Kyoto is incredible any time of the year. No two visits are ever the same, and there are endless places to explore. With its World Heritage temples and shrines, geisha district, traditional foods and ancient history, it’s no wonder it’s one of the most popular cities in the world. Even for Japanese people, no place rivals this city. Just about every school in the country organizes an annual school trip to Kyoto, usually combined with neighbouring Nara. I asked my students who went here recently what their favourite part of the trip was — a) going to Kiyomizudera and b) eating yatsuhashi sweets!
Last month, my brother was in the country and we travelled down to Kyoto for a weekend trip. Though it was only the beginning of autumn, there were already some beautiful colours here and there. It got me reminiscing about my very first autumn leaves experience (in my life!) in Kyoto a number of years ago, before I started this blog. The crowds were insane, traffic was slow going, and queues were long, but I didn’t care! I’d never seen anything like it and couldn’t get enough.
There are still many more places I’d love to go to, but here are 4 of my favourite Kyoto autumn spots so far.
Located just south of Kyoto Station, near the world-famous Fushimi Inari Shrine, Tofukuji is surprisingly one of the lesser known temples. I imagine people who have spent a lot of time in Kyoto are familiar with this place, but many Japanese people I’ve mentioned Tofukuji to either don’t know much about it or have never even heard of it. It really is their loss, as it has got to be the most spectacular displays of autumn foliage I’ve seen. The main vantage point is from the old wooden footbridge, looking out over a sea of red leaves. Go too early, and there’ll be too much of a green tinge from leaves that haven’t turned yet; likewise, go too late and it’ll look more brown than red.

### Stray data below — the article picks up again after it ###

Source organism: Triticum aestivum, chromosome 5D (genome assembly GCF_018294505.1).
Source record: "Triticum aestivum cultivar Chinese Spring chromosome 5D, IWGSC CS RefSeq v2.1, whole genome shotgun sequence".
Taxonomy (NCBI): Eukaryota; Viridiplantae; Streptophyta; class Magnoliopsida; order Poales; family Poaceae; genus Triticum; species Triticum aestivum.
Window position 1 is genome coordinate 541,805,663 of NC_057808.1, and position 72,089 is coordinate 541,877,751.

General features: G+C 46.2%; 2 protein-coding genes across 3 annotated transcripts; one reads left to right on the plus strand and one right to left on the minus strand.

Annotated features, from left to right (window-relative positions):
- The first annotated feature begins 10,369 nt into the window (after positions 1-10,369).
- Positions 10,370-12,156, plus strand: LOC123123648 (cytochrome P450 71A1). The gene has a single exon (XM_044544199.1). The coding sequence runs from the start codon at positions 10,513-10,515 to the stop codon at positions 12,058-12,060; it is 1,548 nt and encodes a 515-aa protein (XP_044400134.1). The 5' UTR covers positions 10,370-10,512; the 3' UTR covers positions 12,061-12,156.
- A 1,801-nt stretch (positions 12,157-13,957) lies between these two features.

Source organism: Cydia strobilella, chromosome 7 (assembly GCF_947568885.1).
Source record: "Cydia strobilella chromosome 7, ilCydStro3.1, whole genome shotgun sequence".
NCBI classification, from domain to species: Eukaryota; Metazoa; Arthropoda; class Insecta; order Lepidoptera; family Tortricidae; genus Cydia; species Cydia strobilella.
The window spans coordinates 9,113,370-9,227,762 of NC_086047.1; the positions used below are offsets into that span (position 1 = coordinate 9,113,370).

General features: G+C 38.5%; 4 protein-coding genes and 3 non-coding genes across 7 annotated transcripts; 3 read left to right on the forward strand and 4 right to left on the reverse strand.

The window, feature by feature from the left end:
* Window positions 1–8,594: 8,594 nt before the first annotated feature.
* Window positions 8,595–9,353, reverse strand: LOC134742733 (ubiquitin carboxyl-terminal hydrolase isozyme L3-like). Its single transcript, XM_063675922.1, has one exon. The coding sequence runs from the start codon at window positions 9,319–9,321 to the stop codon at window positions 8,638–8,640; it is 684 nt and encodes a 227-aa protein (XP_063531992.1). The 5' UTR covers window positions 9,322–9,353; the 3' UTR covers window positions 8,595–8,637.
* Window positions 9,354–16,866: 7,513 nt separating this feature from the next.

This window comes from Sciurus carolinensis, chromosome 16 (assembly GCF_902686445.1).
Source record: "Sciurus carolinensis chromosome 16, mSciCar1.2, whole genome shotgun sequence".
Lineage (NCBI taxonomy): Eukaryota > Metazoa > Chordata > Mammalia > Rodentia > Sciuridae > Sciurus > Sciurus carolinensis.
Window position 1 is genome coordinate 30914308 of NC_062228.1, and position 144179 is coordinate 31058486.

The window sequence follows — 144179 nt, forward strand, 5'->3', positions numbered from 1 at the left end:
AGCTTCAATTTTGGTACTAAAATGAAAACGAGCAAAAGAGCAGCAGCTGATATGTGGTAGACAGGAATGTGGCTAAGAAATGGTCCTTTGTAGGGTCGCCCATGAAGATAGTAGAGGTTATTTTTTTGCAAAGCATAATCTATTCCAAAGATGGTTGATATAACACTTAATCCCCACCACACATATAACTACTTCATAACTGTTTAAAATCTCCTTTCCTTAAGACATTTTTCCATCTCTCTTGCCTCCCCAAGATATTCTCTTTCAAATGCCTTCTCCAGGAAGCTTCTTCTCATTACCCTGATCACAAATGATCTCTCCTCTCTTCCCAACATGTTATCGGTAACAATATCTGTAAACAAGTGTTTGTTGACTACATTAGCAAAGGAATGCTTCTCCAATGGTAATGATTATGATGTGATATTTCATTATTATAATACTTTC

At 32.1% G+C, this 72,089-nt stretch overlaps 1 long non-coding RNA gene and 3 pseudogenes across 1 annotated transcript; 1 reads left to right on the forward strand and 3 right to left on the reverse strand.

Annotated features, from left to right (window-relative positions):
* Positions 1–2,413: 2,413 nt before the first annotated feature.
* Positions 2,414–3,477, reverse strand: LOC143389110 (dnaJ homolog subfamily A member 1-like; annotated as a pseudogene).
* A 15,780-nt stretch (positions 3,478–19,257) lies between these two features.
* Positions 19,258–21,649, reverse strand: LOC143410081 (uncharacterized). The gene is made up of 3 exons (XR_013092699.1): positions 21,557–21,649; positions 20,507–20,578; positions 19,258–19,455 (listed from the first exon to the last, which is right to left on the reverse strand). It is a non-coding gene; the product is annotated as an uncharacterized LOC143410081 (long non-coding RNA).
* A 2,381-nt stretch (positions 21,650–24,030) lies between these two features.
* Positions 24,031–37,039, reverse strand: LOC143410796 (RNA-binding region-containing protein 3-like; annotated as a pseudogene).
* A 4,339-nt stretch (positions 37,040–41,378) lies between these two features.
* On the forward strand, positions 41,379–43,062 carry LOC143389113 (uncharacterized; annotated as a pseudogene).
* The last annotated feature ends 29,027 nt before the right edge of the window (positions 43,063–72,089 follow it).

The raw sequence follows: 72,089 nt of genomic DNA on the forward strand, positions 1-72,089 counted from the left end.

2. Eikan-do Zenrin-ji
Eikando is most famous for its pond and the reflection you see of the garden around it, especially at nighttime. The temple itself is a wonderful place to explore. It’s one of those places in which you need to take your shoes off, and admittedly, it does feel a little strange walking around in socks! Admiring the gorgeous leaves while hearing the monks chanting prayers inside is a calming and spiritual experience. Once you’ve put your shoes back on, you can follow the path up to the pagoda that sits on the hill above the temple. From there, you get a beautiful view over Kyoto city. And if you’re lucky, you can watch the sun set over the distant mountains.
This temple has always been one of my favourite places in Kyoto, since my first visit to Japan many, many years ago. I love the moss hillside at the back, but the autumn leaves are also another great reason to come here. The vibrant momiji look stunning against the dark wooden temple building and pale-coloured stone garden. Gingakuji has THE perfect Japanese garden, in my opinion!
A classic autumn spot, as you’ll quickly discover after browsing a few tourism websites or magazines. Arashiyama is situated at the mountains to the west of Kyoto. No doubt every one who has even the slightest interest in Japan has seen pictures of the bamboo grove here, but did you know there’s a monkey park in the mountains, too? You can go hang out with these cute animals for 500 yen or so, and get an impressive view over the city as well.
Have you ever been to Kyoto? What did you enjoy the most there?